Worcester Warriors 25 Bristol 5
Let's not pretend Worcester wanted to wait until the end of January to win their first Guinness Premiership match under Mike Ruddock but had the new regime been able to pick their opponents Bristol's scalp would have been as prized as Gloucester's.
Not only did Richard Hill's men heap humiliation upon embarrassment in the first game of last season  a result that almost ended Worcester's campaign at its outset  they returned this year with a familiar face in their backroom staff.
John Brain, now forwards coach at Memorial Stadium, was the man who realised Worcester's raison d'etre when in 2004 he brought Premiership rugby to Sixways.
For six years he stamped his personality on the club to the point the team even played like he spoke - conservatively but intelligently, uncompromisingly and with determination in every syllable.
Brain's departure and subsequent appointment at Bristol has been well documented and all that remained was for his new charges to put one over his old and ensure they stayed winless in the competition where it matters most.
That they didn't was down to the fact Ruddock's pack routed Brain's. The irony that a coach with Ruddock's reputation as a lover of open rugby should beat Brain at his own game should be lost on nobody.
Nowhere was this more true than in the lineout, a discipline in which the former Gloucester lock turned Craig Gillies into one of the best operators in the country.
The shaven-headed giant was exactly that again on Saturday and a combination of athleticism and well-researched homework meant it was Bristol who were shown up in this department at least.
Gillies and fellow lock Greg Rawlinson ruled the airways. Whether it was Mark Regan or Scott Linklater throwing in - the latter had Brain seething with his inaccuracy  Bristol simply couldn't get the ball back. The notion that Brain would have the insider knowledge to win this battle was proved utterly erroneous, indeed Ruddock felt his was the side with the advantage.
"We did our homework on their lineout," Ruddock said. "The boys knew a lot about John's strategies.
"We watched them very closely last Sunday against Cardiff Blues and they disrupted their lineout quite a bit and stopped them playing.
"It was a key part of our strategy. We were very good. We were up in the air and threatened their ball all the time - that was a key area.
"That familiarity with John's methods was a factor. We have a huge amount of respect for him so we made sure we went about our work carefully. We do that for every team but knowing the sort of thing John favours has really helped us."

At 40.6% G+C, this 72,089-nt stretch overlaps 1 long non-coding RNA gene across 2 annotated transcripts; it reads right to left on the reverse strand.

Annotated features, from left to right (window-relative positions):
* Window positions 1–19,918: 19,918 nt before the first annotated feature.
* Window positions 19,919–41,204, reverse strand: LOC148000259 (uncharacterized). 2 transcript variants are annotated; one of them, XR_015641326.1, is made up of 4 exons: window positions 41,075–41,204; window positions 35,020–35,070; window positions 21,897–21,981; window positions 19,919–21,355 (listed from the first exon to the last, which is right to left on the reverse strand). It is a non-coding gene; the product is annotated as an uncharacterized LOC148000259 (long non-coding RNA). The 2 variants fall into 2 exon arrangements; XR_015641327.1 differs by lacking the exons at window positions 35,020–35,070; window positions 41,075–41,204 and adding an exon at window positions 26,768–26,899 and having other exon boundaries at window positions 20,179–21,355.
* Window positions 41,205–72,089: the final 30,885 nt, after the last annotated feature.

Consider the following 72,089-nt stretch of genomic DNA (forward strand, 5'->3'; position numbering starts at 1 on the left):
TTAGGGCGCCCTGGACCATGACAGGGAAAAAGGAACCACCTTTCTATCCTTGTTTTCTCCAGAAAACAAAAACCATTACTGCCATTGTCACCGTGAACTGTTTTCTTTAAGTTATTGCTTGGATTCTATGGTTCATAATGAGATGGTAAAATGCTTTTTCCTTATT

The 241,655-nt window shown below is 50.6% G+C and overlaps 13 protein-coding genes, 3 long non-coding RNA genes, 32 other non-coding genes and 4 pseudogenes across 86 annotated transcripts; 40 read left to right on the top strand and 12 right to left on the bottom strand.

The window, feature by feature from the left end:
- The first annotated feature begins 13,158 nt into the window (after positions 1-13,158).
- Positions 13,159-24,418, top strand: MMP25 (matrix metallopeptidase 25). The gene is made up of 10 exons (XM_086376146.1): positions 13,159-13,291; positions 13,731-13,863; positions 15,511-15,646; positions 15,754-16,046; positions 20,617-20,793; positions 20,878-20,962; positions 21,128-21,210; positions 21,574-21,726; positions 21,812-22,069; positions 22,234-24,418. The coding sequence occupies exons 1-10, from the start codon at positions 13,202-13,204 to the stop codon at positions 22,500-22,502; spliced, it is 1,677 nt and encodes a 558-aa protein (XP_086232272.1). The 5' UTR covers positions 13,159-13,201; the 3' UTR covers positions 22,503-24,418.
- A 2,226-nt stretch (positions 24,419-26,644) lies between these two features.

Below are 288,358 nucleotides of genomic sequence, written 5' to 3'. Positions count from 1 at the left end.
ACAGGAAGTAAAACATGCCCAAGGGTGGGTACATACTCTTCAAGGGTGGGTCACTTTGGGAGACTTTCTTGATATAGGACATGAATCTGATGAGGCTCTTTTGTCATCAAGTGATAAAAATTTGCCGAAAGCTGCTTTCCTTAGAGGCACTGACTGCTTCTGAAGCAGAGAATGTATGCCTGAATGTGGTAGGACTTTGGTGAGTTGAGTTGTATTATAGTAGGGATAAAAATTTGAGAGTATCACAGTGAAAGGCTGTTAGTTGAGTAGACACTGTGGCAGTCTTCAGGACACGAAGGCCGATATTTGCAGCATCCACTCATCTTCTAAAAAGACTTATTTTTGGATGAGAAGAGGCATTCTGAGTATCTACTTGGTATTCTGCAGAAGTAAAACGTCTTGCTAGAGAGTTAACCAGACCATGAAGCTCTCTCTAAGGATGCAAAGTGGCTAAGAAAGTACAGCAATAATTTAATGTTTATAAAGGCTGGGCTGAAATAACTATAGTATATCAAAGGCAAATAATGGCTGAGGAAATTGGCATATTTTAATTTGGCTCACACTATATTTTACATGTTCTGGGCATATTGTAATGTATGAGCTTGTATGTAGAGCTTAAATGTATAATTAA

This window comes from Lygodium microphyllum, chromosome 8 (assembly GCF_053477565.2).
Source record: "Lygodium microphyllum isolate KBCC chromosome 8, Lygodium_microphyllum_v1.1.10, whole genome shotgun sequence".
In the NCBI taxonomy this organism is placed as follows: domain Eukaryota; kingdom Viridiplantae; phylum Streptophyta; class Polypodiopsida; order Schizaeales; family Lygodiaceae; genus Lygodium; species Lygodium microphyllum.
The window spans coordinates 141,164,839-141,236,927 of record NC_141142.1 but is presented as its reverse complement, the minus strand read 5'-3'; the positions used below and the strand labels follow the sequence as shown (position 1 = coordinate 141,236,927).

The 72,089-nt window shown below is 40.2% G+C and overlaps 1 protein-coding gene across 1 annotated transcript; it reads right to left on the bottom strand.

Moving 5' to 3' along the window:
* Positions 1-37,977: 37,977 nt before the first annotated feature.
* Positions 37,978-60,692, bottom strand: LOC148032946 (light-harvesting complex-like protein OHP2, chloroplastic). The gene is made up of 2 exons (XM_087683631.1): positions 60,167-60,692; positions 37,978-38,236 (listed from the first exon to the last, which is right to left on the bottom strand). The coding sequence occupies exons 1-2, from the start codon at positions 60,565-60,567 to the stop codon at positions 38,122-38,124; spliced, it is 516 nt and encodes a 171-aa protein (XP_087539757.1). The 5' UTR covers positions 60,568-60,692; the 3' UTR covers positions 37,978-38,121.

By the end of the game the visitors had limited means of possession. Gillies stole two defensive throws within the space of a minute. The amount of pressure that takes off a side - particularly one that is looking for its first win  cannot be over-stated.
At that stage they had put a pretty poor first-half performance behind them and were shifting through the gears.
They had trailed to Tom Arscott's tenth-minute try and had only Loki Crichton's penalty to show for their efforts at the break.
Ruddock noted afterwards that his side should have led 6-5 at the interval and would have but for a terrible penalty miss from their fly half.
The Samoan international was errant with four of his eight attempts, two of which were from inside the 22, and on another day it might have cost Worcester.
But their dominance was so complete they could even afford for Crichton to have an offcolour day with ball in hand. The number of times he was gobbled up trying to dummy his way out of trouble will have bothered Ruddock more than the missed goals.
Yet this must ultimately go down as a happy occasion. Crichton eventually did make it 6-5 in the 44th minute and the relief that greeted Pat Sanderson's try was palpable.
The 20-metre catch and drive was classic Brain and it brought his side the breathing space they needed.
Rawlinson's first for Worcester, just after the hour, was the product of a delightfully shortened pass from Crichton following a robust surge along the right from Miles Benjamin.
The youngster was once again his team's most potent attacking threat and had Lesley Vainikolo burst through midfield and away from tacklers the way the 19-year-old did on one first-half break, a starting berth against Wales next week would have been assured.
As it is Benjamin, who has played more games of union that Vainikolo, will instead continue his education in the England Under 20s.
Of all the three-quarter division it was the teenager who deserved a try. Instead it went to Dale Rasmussen who, five minutes from time, spun over from Rico Gear's off-load.
By then the match was won. Ruddock's Worcester are finally off the mark and with more balance to their game and increasing continuity between forwards and backs one can be certain they won't have to wait as long for their second victory.
WORCESTER: Delport; Gear (Pennell 77), Rasmussen (Brown 77), Tuitupou, Benjamin; Crichton, Powell M (Powell R 71); Morris (Black 79), Lutui (Mullan 69), Taumoepeau, Rawlinson, Gillies (Bowley 71), Hickey (Talei 63), Sanderson, Horstmann.
BRISTOL: Arscott L; Arscott T (Robinson 40), Higgitt, Hill, Elliott; Strange (Taumalolo 68) , Beveridge (O'Riordan 52); Clarke (Crompton 66), Regan (Linklater 42), Crompton (Hobson 40), Winters, Hohneck, Salter (Llewellyn 69) To'oala (El Abd 48), Blowers. Replacements not used: Referee: Mr T Spreadbury (RFU)